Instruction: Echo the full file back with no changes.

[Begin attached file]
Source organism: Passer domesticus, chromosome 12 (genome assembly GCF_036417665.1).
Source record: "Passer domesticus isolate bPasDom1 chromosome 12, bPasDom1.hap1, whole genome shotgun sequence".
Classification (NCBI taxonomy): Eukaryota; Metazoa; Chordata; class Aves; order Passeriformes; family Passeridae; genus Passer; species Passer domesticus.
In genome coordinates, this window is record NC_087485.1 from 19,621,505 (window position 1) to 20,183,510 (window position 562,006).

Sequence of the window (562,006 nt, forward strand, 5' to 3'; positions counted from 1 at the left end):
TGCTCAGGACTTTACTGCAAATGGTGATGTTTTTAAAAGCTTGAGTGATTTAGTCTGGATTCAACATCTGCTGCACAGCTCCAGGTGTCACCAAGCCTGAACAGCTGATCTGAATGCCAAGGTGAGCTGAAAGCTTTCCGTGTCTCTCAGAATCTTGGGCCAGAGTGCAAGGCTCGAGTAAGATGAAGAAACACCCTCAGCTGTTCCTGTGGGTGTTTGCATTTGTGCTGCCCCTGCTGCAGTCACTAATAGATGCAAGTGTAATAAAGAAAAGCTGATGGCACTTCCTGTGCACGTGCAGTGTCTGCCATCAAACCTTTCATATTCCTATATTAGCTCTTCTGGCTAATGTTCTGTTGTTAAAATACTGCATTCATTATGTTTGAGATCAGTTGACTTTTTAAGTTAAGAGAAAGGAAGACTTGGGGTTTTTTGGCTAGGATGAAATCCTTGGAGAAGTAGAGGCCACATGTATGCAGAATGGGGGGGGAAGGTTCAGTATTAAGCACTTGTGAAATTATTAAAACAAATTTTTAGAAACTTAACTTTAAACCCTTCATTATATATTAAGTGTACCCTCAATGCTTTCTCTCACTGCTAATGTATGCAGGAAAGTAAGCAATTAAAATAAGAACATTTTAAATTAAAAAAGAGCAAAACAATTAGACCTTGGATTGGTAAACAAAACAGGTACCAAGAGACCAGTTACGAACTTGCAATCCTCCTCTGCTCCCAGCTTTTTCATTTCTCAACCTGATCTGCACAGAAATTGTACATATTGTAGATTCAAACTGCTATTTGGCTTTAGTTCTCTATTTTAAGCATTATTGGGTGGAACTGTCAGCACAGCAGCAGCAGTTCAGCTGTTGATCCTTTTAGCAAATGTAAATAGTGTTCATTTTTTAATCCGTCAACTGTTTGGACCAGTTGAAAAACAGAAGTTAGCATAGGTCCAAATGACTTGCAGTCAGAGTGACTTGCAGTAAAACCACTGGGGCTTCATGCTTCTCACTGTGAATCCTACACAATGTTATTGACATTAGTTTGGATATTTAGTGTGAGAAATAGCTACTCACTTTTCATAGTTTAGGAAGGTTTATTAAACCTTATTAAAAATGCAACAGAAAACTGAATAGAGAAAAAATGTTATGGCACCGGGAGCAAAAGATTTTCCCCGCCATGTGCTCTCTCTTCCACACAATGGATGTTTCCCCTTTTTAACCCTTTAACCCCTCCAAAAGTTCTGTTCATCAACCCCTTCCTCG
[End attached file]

Source organism: Passer domesticus, chromosome 12 (genome assembly GCF_036417665.1).
Source record: "Passer domesticus isolate bPasDom1 chromosome 12, bPasDom1.hap1, whole genome shotgun sequence".
Classification (NCBI taxonomy): Eukaryota; Metazoa; Chordata; class Aves; order Passeriformes; family Passeridae; genus Passer; species Passer domesticus.
In genome coordinates, this window is record NC_087485.1 from 19,621,505 (window position 1) to 20,183,510 (window position 562,006).

Sequence of the window (562,006 nt, forward strand, 5' to 3'; positions counted from 1 at the left end):
TGCTCAGGACTTTACTGCAAATGGTGATGTTTTTAAAAGCTTGAGTGATTTAGTCTGGATTCAACATCTGCTGCACAGCTCCAGGTGTCACCAAGCCTGAACAGCTGATCTGAATGCCAAGGTGAGCTGAAAGCTTTCCGTGTCTCTCAGAATCTTGGGCCAGAGTGCAAGGCTCGAGTAAGATGAAGAAACACCCTCAGCTGTTCCTGTGGGTGTTTGCATTTGTGCTGCCCCTGCTGCAGTCACTAATAGATGCAAGTGTAATAAAGAAAAGCTGATGGCACTTCCTGTGCACGTGCAGTGTCTGCCATCAAACCTTTCATATTCCTATATTAGCTCTTCTGGCTAATGTTCTGTTGTTAAAATACTGCATTCATTATGTTTGAGATCAGTTGACTTTTTAAGTTAAGAGAAAGGAAGACTTGGGGTTTTTTGGCTAGGATGAAATCCTTGGAGAAGTAGAGGCCACATGTATGCAGAATGGGGGGGGAAGGTTCAGTATTAAGCACTTGTGAAATTATTAAAACAAATTTTTAGAAACTTAACTTTAAACCCTTCATTATATATTAAGTGTACCCTCAATGCTTTCTCTCACTGCTAATGTATGCAGGAAAGTAAGCAATTAAAATAAGAACATTTTAAATTAAAAAAGAGCAAAACAATTAGACCTTGGATTGGTAAACAAAACAGGTACCAAGAGACCAGTTACGAACTTGCAATCCTCCTCTGCTCCCAGCTTTTTCATTTCTCAACCTGATCTGCACAGAAATTGTACATATTGTAGATTCAAACTGCTATTTGGCTTTAGTTCTCTATTTTAAGCATTATTGGGTGGAACTGTCAGCACAGCAGCAGCAGTTCAGCTGTTGATCCTTTTAGCAAATGTAAATAGTGTTCATTTTTTAATCCGTCAACTGTTTGGACCAGTTGAAAAACAGAAGTTAGCATAGGTCCAAATGACTTGCAGTCAGAGTGACTTGCAGTAAAACCACTGGGGCTTCATGCTTCTCACTGTGAATCCTACACAATGTTATTGACATTAGTTTGGATATTTAGTGTGAGAAATAGCTACTCACTTTTCATAGTTTAGGAAGGTTTATTAAACCTTATTAAAAATGCAACAGAAAACTGAATAGAGAAAAAATGTTATGGCACCGGGAGCAAAAGATTTTCCCCGCCATGTGCTCTCTCTTCCACACAATGGATGTTTCCCCTTTTTAACCCTTTAACCCCTCCAAAAGTTCTGTTCATCAACCCCTTCCTCG